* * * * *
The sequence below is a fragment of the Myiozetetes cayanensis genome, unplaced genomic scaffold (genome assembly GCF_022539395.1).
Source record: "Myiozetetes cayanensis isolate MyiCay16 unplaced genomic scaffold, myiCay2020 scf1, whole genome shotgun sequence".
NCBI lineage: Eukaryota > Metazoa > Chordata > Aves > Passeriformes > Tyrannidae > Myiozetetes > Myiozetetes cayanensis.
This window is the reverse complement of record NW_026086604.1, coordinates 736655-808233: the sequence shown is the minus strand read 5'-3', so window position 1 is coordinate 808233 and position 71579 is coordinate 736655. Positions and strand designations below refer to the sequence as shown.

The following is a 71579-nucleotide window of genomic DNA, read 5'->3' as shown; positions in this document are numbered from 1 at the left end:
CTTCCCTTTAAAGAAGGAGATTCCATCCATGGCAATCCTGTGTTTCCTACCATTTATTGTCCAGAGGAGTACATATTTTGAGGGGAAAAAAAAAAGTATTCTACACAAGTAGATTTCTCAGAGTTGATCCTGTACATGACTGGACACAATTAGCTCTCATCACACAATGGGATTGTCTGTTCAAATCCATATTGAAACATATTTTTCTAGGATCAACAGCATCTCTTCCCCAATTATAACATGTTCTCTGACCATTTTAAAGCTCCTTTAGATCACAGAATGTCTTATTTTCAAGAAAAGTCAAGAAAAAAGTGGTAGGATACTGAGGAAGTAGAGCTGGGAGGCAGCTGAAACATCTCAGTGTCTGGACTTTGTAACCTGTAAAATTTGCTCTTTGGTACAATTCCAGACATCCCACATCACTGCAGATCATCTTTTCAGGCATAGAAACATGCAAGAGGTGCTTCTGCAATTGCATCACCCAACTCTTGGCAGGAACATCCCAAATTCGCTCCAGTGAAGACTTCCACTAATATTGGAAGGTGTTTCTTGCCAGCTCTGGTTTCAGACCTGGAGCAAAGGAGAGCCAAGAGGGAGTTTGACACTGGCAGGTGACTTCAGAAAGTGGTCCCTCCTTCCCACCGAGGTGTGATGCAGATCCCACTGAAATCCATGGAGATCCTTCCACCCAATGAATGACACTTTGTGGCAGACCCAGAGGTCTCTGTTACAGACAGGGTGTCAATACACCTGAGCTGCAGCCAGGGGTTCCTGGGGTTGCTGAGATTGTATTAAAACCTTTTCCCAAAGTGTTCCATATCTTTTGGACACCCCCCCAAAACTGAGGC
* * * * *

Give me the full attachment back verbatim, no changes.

The sequence below is a fragment of the Myiozetetes cayanensis genome, unplaced genomic scaffold (genome assembly GCF_022539395.1).
Source record: "Myiozetetes cayanensis isolate MyiCay16 unplaced genomic scaffold, myiCay2020 scf1, whole genome shotgun sequence".
NCBI lineage: Eukaryota > Metazoa > Chordata > Aves > Passeriformes > Tyrannidae > Myiozetetes > Myiozetetes cayanensis.
This window is the reverse complement of record NW_026086604.1, coordinates 736655-808233: the sequence shown is the minus strand read 5'-3', so window position 1 is coordinate 808233 and position 71579 is coordinate 736655. Positions and strand designations below refer to the sequence as shown.

The following is a 71579-nucleotide window of genomic DNA, read 5'->3' as shown; positions in this document are numbered from 1 at the left end:
CTTCCCTTTAAAGAAGGAGATTCCATCCATGGCAATCCTGTGTTTCCTACCATTTATTGTCCAGAGGAGTACATATTTTGAGGGGAAAAAAAAAAGTATTCTACACAAGTAGATTTCTCAGAGTTGATCCTGTACATGACTGGACACAATTAGCTCTCATCACACAATGGGATTGTCTGTTCAAATCCATATTGAAACATATTTTTCTAGGATCAACAGCATCTCTTCCCCAATTATAACATGTTCTCTGACCATTTTAAAGCTCCTTTAGATCACAGAATGTCTTATTTTCAAGAAAAGTCAAGAAAAAAGTGGTAGGATACTGAGGAAGTAGAGCTGGGAGGCAGCTGAAACATCTCAGTGTCTGGACTTTGTAACCTGTAAAATTTGCTCTTTGGTACAATTCCAGACATCCCACATCACTGCAGATCATCTTTTCAGGCATAGAAACATGCAAGAGGTGCTTCTGCAATTGCATCACCCAACTCTTGGCAGGAACATCCCAAATTCGCTCCAGTGAAGACTTCCACTAATATTGGAAGGTGTTTCTTGCCAGCTCTGGTTTCAGACCTGGAGCAAAGGAGAGCCAAGAGGGAGTTTGACACTGGCAGGTGACTTCAGAAAGTGGTCCCTCCTTCCCACCGAGGTGTGATGCAGATCCCACTGAAATCCATGGAGATCCTTCCACCCAATGAATGACACTTTGTGGCAGACCCAGAGGTCTCTGTTACAGACAGGGTGTCAATACACCTGAGCTGCAGCCAGGGGTTCCTGGGGTTGCTGAGATTGTATTAAAACCTTTTCCCAAAGTGTTCCATATCTTTTGGACACCCCCCCAAAACTGAGGC